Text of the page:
From a built-in compartment, he extracts a helmet and holds it out as you dart from underneath your temporary shelter and splash through a puddle. With deft fingers, he secures the strap and tugs, eliciting another zing as he brushes your skin. 

Swiping his gloved hand across the damp leather seat, he spreads his arm wide with a flourish. “Your chariot awaits, madam.”

You play along. “Thank you, kind sir.” Snickering, you lift the hem of your doused cotton skirt with one hand, your other using Harley guy’s hard shoulder to brace yourself as you climb behind him, pressing yourself against his well-worn jacket.

Rain pelts your back, your eyelids fluttering closed of their own accord. You feel a wistful smile play across your face as a tingling, a déjà vu-type sensation sweeps over you—memories of straddling the back of your dad’s motorcycle as a young girl. Only now, holding onto Harley guy stirs up a different kind of longing, as heat and promise radiate from his broad back to warm your insides. You think, ‘Didn’t I just remind Dana I’d sworn off the male species?’

Much too soon—the rain even cooperated to allow a reprieve, albeit short—you arrive at the school entrance, your cue to slide off the bike. Unfastening the helmet and returning it to Harley guy, you smooth your ponytail slick from Mother Nature’s shower. “Thank you!”

With a salute, and eyes concealed by the dark face shield casting him in a light of intrigue, he disappears around the corner of the clapboard building—leaving you to dodge the now sporadic drizzle. Stepping inside the school, you peel off your jacket. For several minutes, you search multiple classrooms for the fundraiser drop-off.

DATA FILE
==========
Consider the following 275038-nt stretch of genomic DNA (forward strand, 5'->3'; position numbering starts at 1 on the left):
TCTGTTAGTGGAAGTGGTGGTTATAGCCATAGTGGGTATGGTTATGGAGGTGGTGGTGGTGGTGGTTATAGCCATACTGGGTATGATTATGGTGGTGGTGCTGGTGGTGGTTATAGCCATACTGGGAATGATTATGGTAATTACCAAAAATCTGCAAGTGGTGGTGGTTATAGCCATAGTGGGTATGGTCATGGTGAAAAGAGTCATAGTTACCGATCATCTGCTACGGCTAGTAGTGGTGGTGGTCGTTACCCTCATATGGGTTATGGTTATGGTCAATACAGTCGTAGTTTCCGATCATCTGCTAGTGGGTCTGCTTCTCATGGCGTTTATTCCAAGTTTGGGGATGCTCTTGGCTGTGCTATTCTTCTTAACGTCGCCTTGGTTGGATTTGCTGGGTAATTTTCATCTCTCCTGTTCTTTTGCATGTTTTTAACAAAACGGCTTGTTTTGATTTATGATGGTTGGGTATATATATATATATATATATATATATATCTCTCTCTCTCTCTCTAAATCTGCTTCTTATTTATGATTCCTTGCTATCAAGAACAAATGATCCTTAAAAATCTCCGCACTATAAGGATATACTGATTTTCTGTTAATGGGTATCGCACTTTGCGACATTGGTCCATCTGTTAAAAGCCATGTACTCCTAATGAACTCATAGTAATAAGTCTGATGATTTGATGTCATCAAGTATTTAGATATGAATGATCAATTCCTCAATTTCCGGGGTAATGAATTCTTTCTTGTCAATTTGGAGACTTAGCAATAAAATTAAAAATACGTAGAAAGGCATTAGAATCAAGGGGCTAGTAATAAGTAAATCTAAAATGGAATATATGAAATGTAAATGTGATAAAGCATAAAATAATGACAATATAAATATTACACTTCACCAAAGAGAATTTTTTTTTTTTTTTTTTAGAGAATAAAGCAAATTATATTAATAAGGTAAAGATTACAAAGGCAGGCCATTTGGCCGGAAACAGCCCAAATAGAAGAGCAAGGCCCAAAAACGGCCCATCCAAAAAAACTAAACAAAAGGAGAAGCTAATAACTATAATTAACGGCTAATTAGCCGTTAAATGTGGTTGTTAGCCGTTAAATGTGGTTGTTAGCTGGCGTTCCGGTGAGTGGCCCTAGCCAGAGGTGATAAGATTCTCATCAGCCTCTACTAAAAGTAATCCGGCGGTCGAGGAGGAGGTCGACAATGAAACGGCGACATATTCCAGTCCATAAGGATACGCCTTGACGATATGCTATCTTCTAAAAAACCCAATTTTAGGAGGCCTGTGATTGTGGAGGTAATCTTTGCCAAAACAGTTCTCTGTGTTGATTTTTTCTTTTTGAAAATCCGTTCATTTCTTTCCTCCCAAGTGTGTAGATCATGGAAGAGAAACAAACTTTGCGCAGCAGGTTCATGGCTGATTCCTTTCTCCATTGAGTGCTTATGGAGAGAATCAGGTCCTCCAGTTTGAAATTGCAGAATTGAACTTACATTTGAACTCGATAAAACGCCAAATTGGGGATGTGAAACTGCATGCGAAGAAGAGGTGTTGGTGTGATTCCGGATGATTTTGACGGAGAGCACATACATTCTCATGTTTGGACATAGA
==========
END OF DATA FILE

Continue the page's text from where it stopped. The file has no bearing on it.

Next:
Turning the final corner, you stop short in your sodden tracks. 

Harley guy.

Only now, garbed in crisp white shirt—sleeves rolled up to expose muscular forearms, a tattoo peeking from the underside of one powerful bicep—and denim jeans hugging trim hips, he perches on a make-shift stage at the front of a large multi-purpose room, guitar in hand. With his other hand, he swipes a shock of thick black hair, sprinkled with flecks of silver, from his forehead. 

Realization strikes like a thunderbolt. It’s Drew. The music teacher Dana talked up and down. And now I know why.

Sparkling eyes dance with awareness—a magical combination somewhere between a slow ballad and full-on disco—settle upon you as you hover toward the back of the room. Overcome with shyness, you avert your gaze to his lithe fingers as they stroke the strings. He begins to tap one of his black biker boot-clad feet as he strums an old favorite about love and fairytales, and wanting sunshine but getting rain. 

Startled, your eyes find him again. His full lips tease into an invitation, completely diffusing your resolve against the opposite sex. You barely hear the principal share the school’s vision, something about fresh starts and paving the way for the future leaders of America. 

After the speech, while families return to mingling and browsing displays piled high with every variety of sweet and salty homemade snacks and impressive creative arts, Harley guy plucks a few more tunes.

As you prepare to revive your search for the fundraiser drop-off, the music ends. Harley guy approaches.

“We haven’t officially met.” He offers his hand. “I’m Drew… need a lift?” 

At that moment, bright rays of sun burst through the clouds, shining through the floor-to-ceiling lobby windows. 

You could easily walk. 

But suddenly, you’re a new believer. 

In the prospect of happy endings. And especially in weather forecasts gone wrong.

As you place your hand against his warm palm, his fingers curl around yours. “Only if it’s on the backside of a low-riding chariot.”

June 27, 2020 00:28